Treasurys traded higher on Thursday as the U.S. government's auction of 30-year bonds, the last of three debt auctions this week, was met with weak demand.
The Treasury Department auctioned $16 billion in 30-year bonds at a high yield of 2.560 percent. The bid-to-cover ratio, an indicator of demand, was 2.26, well below the 2.47 recent average.
Indirect bidders, which include major central banks, were awarded 49.4 percent, well above the 47 percent average. Direct bidders, which includes domestic money managers, brought 15.5 percent, versus a recent average of 18 percent.
In the wake of the auction data, the 10-year Treasury is up 4/32 in price, with the yield at 1.97 percent.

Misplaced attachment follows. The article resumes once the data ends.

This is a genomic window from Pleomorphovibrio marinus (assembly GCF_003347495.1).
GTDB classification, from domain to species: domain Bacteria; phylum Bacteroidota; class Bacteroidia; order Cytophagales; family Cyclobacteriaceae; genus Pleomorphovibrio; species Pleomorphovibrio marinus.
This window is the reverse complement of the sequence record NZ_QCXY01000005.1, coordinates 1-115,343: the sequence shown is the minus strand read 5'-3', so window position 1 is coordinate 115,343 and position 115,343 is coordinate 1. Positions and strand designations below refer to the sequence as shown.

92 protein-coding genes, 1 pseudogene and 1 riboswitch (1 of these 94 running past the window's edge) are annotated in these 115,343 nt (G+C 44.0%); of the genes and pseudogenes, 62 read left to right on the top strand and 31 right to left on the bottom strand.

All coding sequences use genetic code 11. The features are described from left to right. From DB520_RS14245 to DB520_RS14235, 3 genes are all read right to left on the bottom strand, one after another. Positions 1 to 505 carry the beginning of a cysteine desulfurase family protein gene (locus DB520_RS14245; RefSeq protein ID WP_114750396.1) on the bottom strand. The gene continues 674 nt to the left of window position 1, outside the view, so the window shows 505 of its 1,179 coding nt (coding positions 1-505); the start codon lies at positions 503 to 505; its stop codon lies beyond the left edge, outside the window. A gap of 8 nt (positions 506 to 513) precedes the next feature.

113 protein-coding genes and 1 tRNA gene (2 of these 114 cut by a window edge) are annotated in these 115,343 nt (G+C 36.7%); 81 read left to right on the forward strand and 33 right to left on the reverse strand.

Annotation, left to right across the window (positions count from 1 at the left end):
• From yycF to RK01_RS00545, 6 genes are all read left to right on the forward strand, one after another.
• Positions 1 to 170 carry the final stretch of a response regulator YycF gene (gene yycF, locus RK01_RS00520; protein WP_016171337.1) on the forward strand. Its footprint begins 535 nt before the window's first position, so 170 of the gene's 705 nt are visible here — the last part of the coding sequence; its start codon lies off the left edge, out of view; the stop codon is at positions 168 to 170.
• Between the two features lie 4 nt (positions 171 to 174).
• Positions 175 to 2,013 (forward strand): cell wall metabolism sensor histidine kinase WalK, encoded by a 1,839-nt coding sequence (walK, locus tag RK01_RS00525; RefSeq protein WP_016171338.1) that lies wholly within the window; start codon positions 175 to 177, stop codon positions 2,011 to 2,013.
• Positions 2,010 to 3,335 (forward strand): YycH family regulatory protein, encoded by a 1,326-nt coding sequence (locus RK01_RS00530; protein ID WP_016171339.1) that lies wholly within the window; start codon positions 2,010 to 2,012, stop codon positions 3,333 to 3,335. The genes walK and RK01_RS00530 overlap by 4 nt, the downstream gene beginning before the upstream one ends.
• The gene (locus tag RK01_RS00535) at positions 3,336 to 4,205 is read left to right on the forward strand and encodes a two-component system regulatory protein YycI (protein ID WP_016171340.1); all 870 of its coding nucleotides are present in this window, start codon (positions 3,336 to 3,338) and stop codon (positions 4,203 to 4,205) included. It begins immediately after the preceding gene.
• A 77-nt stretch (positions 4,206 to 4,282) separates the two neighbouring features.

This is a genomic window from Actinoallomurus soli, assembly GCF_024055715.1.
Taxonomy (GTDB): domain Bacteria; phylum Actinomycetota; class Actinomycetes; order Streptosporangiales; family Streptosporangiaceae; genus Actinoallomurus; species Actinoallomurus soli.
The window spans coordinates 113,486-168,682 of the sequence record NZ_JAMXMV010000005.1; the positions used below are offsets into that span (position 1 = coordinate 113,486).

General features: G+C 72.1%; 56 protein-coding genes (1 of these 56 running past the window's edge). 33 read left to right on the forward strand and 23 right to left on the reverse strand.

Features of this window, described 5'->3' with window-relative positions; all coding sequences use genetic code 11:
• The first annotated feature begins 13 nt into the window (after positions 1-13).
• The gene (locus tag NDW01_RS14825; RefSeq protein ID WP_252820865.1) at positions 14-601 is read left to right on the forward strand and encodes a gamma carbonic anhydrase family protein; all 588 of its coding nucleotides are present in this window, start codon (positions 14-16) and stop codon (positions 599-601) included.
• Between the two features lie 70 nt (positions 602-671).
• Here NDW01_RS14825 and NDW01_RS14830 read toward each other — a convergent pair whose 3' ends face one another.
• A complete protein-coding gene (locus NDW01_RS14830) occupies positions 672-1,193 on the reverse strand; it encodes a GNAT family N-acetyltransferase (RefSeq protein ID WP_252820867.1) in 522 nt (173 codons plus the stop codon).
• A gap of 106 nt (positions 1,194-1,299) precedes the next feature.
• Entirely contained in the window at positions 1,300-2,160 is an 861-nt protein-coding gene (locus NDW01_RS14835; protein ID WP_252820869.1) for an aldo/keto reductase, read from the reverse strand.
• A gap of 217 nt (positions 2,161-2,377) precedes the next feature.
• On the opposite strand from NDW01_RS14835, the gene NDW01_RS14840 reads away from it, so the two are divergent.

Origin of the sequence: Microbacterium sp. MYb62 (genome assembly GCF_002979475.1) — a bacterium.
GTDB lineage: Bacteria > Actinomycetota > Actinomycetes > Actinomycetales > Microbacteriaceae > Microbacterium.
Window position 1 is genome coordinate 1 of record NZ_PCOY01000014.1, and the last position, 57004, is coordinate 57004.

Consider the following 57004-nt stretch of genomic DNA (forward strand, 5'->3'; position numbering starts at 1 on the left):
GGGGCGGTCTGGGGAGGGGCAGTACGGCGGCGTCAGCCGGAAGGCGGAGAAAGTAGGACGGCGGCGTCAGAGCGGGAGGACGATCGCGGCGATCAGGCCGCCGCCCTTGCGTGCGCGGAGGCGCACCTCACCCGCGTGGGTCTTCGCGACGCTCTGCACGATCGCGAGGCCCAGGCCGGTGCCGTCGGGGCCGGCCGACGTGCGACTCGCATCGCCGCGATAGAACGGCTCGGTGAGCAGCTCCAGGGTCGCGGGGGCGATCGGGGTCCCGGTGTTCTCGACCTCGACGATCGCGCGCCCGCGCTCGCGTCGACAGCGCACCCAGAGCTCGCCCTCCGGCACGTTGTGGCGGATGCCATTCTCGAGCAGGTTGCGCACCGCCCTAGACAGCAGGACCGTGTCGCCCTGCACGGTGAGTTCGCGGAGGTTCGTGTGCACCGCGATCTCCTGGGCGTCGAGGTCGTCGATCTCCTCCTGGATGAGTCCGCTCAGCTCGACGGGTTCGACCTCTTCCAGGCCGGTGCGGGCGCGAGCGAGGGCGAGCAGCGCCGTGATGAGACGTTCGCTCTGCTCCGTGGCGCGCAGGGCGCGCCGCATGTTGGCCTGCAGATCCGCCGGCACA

The 30-year bond pared some gains after the announcement and was last trading up 14/32 in price, leaving the yield at 2.57 percent, compared to 2.55 percent before the auction.
U.S. Treasury prices pulled up from overnight lows on Thursday as weaker-than-expected U.S. retail sales and weekly jobless claims reports inserted some caution into the economic backdrop and forecasting of U.S. monetary policy.
The data, which showed U.S. consumer spending barely rebounded in January suggests economic growth was slow in the first quarter, and caused a knee-jerk reaction to buy.
The number of American's filing for first-time jobless claims rose more than expected last week, however the underlying trend remains consistent with a strengthening labor market.